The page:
November 1

Election systems: a clarification

In the recent column on electoral fraud (15/10) I described the electoral system in the Senate until 1948 as first-past-the-post.  It was until 1917, but the result was still “winner-take-all” rather than proportional representation.

I am indebted to Mr. Geoffrey Goode, who is the President of the Proportional Representation Society of Australia (Victoria-Tasmania) Inc.  The following comes from the Society’s very informative website,  

From 1903 to 1917, multiple, or bloc, first past the post (also known as plurality or relative majority) vote, was the Senate system, as the Senate in 1902 had, as stated at the end of the previous section, rejected the Barton Government’s proposal for proportional representation for the Senate, and had provided instead for a multiple first-past-the post system with plumping prohibited.(Continued below)


In 1919, the Senate’s multiple first-past-the-post system gave way to a multiple, or bloc, majority-preferential system after William Hughes’s Nationalist Government had introduced, in 1918, preferential voting for the House of Representatives, to avoid splitting of the conservative vote by the newly-formed Country Party, which supported the Nationalists in a Coalition government.

Since then, the Coalition, in its various forms, has been the only governing group, other than the Australian Labor Party, in the Federal Parliament, and it has been the Government for most of that time.

By 1948, the decades of operation of those two systems showed that they filled Senate seats so grossly disproportionately to votes that Parliament in that year replaced the Senate’s multiple preferential system with the present quota-preferential proportional representation (PR) system. The Opposition supported the change.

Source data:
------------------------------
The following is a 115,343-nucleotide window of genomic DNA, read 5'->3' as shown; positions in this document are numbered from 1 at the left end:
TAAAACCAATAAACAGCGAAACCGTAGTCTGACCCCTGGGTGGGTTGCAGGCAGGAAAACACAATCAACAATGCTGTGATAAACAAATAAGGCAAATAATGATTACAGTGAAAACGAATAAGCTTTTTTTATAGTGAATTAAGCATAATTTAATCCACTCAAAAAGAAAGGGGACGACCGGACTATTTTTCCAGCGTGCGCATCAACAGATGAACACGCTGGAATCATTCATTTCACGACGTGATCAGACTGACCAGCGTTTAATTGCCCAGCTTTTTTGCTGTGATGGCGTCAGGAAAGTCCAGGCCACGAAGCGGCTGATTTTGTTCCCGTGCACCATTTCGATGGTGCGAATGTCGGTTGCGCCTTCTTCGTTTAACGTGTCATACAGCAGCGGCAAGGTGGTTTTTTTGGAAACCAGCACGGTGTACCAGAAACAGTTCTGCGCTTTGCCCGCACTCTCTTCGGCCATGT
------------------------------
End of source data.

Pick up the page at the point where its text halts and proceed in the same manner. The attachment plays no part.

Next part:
The site gives this explanation of winner-take-all :

At the Winner-take-all end of the spectrum are those systems, mostly like the two different majoritorian systems above used for Australian Senate elections from 1902-46 where, like the multiple plurality system (1902-17), the candidates that gained the largest single group of votes filled all the available positions, or the multiple majority-preferential system (1919-47), where the candidates that gained a bare absolute majority of votes filled all the available positions.

At five separate periodic Senate elections, a single party won all available seats Australia-wide!

Mr. Goode adds:

While our Society obviously does not support first-past-the-post counting, we do, as shown at share your stated opposition to above-the-line voting.

My argument in that column was that the constitutional intention was that the House and the Senate not mirror one another.  I suggested the retention of proportional preferential voting in the Senate, but that we move to first-past- the- post in the House. 

If that is thought to be too unpalatable, the voter should not be compelled to fill every square. This is the optional preference system used in some state elections.


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